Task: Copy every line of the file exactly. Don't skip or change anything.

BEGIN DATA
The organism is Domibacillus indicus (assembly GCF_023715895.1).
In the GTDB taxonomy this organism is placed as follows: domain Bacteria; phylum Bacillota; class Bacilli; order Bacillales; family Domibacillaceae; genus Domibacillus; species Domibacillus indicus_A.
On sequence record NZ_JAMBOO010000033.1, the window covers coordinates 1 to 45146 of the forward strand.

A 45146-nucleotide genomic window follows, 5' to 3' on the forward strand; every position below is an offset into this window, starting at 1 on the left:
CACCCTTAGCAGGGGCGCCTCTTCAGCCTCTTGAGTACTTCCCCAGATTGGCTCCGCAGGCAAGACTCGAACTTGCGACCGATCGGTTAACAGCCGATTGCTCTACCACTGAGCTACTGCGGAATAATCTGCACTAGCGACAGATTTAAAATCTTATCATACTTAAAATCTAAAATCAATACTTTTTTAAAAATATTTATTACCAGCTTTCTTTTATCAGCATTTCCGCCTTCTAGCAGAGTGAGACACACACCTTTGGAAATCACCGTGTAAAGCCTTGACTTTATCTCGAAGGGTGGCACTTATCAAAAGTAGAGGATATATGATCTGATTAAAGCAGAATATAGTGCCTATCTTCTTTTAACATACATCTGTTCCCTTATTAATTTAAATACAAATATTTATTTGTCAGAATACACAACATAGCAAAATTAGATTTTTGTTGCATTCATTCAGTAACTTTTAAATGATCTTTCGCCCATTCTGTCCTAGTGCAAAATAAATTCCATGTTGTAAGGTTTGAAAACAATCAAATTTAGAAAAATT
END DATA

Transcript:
The organism is Domibacillus indicus (assembly GCF_023715895.1).
In the GTDB taxonomy this organism is placed as follows: domain Bacteria; phylum Bacillota; class Bacilli; order Bacillales; family Domibacillaceae; genus Domibacillus; species Domibacillus indicus_A.
On sequence record NZ_JAMBOO010000033.1, the window covers coordinates 1 to 45146 of the forward strand.

A 45146-nucleotide genomic window follows, 5' to 3' on the forward strand; every position below is an offset into this window, starting at 1 on the left:
CACCCTTAGCAGGGGCGCCTCTTCAGCCTCTTGAGTACTTCCCCAGATTGGCTCCGCAGGCAAGACTCGAACTTGCGACCGATCGGTTAACAGCCGATTGCTCTACCACTGAGCTACTGCGGAATAATCTGCACTAGCGACAGATTTAAAATCTTATCATACTTAAAATCTAAAATCAATACTTTTTTAAAAATATTTATTACCAGCTTTCTTTTATCAGCATTTCCGCCTTCTAGCAGAGTGAGACACACACCTTTGGAAATCACCGTGTAAAGCCTTGACTTTATCTCGAAGGGTGGCACTTATCAAAAGTAGAGGATATATGATCTGATTAAAGCAGAATATAGTGCCTATCTTCTTTTAACATACATCTGTTCCCTTATTAATTTAAATACAAATATTTATTTGTCAGAATACACAACATAGCAAAATTAGATTTTTGTTGCATTCATTCAGTAACTTTTAAATGATCTTTCGCCCATTCTGTCCTAGTGCAAAATAAATTCCATGTTGTAAGGTTTGAAAACAATCAAATTTAGAAAAATT